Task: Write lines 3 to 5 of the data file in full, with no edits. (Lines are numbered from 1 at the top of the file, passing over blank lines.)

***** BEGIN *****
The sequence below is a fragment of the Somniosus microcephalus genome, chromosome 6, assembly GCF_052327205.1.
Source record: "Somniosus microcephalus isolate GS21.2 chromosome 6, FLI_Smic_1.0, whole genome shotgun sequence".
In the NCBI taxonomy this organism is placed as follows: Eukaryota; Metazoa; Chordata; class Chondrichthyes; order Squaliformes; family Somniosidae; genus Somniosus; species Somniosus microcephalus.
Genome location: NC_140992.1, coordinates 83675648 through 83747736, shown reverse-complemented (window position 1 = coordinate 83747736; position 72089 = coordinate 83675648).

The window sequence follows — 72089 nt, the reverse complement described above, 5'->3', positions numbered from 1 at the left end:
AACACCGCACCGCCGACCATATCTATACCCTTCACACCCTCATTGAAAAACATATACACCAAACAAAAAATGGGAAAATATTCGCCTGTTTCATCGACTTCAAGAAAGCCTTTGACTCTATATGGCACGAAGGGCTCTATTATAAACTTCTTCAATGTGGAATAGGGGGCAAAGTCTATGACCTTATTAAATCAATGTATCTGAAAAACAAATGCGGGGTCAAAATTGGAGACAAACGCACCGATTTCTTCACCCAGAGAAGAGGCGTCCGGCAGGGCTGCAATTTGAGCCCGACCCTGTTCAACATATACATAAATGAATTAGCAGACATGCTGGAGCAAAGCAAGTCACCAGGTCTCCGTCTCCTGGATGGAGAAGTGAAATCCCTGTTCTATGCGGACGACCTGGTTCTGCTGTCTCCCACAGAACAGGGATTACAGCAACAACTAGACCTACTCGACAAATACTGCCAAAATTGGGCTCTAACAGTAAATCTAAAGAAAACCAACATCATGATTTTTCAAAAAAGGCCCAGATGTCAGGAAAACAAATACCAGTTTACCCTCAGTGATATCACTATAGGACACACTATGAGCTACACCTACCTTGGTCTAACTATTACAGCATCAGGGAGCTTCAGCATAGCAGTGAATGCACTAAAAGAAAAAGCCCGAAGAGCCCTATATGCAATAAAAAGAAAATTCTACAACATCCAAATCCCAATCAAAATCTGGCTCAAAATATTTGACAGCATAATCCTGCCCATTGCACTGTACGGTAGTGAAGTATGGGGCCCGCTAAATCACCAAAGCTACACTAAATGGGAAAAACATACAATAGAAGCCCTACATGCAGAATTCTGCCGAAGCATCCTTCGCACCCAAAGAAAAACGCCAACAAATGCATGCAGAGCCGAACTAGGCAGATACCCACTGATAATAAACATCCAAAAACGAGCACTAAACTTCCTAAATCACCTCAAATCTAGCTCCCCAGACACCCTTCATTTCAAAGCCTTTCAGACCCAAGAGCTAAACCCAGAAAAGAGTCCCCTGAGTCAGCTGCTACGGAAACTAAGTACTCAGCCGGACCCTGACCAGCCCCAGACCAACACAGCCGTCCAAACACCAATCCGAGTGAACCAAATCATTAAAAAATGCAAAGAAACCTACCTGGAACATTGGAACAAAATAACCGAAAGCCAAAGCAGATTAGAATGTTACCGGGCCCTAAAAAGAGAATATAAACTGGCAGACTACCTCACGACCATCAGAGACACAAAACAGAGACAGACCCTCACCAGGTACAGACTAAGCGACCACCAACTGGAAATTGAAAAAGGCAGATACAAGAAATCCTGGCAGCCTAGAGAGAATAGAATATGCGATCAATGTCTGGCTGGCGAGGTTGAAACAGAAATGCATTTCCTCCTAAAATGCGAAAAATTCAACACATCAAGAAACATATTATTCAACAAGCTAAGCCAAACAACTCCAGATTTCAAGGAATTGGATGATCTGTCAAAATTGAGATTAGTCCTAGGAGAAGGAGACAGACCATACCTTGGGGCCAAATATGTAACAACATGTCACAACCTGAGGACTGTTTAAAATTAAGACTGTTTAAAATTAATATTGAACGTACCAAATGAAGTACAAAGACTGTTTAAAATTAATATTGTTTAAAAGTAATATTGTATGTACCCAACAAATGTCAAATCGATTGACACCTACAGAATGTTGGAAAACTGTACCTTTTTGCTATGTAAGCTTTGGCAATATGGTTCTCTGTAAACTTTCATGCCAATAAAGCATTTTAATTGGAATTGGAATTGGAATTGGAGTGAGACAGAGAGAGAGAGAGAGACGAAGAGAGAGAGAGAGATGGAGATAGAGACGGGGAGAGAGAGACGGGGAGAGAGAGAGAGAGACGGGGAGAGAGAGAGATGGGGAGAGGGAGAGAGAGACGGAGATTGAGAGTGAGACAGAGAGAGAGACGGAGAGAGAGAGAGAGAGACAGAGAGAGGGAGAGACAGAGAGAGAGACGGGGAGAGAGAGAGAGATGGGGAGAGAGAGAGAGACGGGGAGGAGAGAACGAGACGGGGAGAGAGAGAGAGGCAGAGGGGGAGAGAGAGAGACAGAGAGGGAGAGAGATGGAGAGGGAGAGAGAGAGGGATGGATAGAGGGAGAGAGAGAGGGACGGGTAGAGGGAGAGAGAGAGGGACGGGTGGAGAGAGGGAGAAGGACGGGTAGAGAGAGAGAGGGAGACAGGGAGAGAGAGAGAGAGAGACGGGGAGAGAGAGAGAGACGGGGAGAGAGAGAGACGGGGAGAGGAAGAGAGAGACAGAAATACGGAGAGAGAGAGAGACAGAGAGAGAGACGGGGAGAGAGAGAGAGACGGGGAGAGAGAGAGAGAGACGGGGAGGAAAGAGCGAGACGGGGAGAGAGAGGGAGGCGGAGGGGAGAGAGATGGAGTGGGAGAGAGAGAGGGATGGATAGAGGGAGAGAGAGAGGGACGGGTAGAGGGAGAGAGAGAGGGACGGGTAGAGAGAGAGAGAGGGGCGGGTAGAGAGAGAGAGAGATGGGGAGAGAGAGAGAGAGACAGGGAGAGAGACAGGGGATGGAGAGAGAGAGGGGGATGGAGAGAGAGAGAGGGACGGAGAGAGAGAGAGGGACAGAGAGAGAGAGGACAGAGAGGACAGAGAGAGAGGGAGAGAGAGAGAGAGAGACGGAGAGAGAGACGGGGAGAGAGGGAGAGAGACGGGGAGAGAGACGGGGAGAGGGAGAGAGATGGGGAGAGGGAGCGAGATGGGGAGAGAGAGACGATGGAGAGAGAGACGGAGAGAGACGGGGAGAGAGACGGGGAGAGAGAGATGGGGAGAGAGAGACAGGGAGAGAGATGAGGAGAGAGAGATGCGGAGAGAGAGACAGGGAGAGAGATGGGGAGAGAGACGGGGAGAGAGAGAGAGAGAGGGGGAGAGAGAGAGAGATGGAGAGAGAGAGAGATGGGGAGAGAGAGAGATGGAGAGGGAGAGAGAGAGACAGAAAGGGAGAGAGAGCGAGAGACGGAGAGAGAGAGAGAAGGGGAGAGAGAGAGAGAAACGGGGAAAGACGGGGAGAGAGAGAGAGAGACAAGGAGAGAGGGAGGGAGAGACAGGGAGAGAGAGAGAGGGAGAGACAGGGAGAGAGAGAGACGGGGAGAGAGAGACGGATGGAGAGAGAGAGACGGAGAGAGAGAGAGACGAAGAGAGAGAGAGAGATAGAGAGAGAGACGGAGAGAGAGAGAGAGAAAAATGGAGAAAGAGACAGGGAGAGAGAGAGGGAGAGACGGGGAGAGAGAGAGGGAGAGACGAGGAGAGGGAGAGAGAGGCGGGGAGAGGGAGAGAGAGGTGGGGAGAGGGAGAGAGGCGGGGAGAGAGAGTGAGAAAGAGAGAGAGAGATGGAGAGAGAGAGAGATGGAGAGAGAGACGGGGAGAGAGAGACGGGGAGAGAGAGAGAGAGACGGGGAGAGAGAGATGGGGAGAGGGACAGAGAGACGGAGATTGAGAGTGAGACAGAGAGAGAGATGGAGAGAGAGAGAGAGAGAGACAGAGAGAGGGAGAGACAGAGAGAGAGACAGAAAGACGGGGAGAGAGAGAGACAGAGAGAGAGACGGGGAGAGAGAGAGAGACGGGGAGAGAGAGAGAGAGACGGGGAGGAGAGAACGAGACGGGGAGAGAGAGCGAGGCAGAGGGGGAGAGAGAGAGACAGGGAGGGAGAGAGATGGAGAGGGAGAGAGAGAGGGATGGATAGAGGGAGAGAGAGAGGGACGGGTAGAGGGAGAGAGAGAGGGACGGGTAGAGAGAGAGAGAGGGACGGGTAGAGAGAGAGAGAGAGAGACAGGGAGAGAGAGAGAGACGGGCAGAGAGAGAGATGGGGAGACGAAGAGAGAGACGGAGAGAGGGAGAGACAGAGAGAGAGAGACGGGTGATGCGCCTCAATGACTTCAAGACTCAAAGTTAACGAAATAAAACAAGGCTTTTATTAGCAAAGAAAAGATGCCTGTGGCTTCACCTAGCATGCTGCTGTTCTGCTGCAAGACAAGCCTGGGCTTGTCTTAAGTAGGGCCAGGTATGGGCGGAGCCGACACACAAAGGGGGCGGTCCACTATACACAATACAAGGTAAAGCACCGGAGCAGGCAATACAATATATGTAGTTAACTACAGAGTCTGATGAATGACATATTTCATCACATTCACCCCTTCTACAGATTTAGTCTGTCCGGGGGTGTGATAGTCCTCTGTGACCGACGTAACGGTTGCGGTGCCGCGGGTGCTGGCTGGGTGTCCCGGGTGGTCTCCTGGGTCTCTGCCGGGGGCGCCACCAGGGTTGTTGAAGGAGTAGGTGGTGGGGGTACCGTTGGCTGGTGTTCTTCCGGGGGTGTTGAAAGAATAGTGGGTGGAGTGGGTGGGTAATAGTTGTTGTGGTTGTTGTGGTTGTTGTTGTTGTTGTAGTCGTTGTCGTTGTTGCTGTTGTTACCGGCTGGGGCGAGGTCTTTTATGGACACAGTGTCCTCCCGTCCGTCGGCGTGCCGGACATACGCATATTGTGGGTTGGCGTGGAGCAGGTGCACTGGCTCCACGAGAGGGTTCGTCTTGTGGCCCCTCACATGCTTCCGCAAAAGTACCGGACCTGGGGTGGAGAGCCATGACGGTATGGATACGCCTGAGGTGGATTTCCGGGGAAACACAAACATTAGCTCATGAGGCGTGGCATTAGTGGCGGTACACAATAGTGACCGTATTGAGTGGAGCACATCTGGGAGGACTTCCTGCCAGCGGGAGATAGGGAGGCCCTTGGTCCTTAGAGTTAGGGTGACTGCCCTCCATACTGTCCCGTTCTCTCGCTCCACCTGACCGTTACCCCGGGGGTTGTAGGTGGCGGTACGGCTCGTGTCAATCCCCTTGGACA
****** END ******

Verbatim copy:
In the NCBI taxonomy this organism is placed as follows: Eukaryota; Metazoa; Chordata; class Chondrichthyes; order Squaliformes; family Somniosidae; genus Somniosus; species Somniosus microcephalus.
Genome location: NC_140992.1, coordinates 83675648 through 83747736, shown reverse-complemented (window position 1 = coordinate 83747736; position 72089 = coordinate 83675648).

The window sequence follows — 72089 nt, the reverse complement described above, 5'->3', positions numbered from 1 at the left end: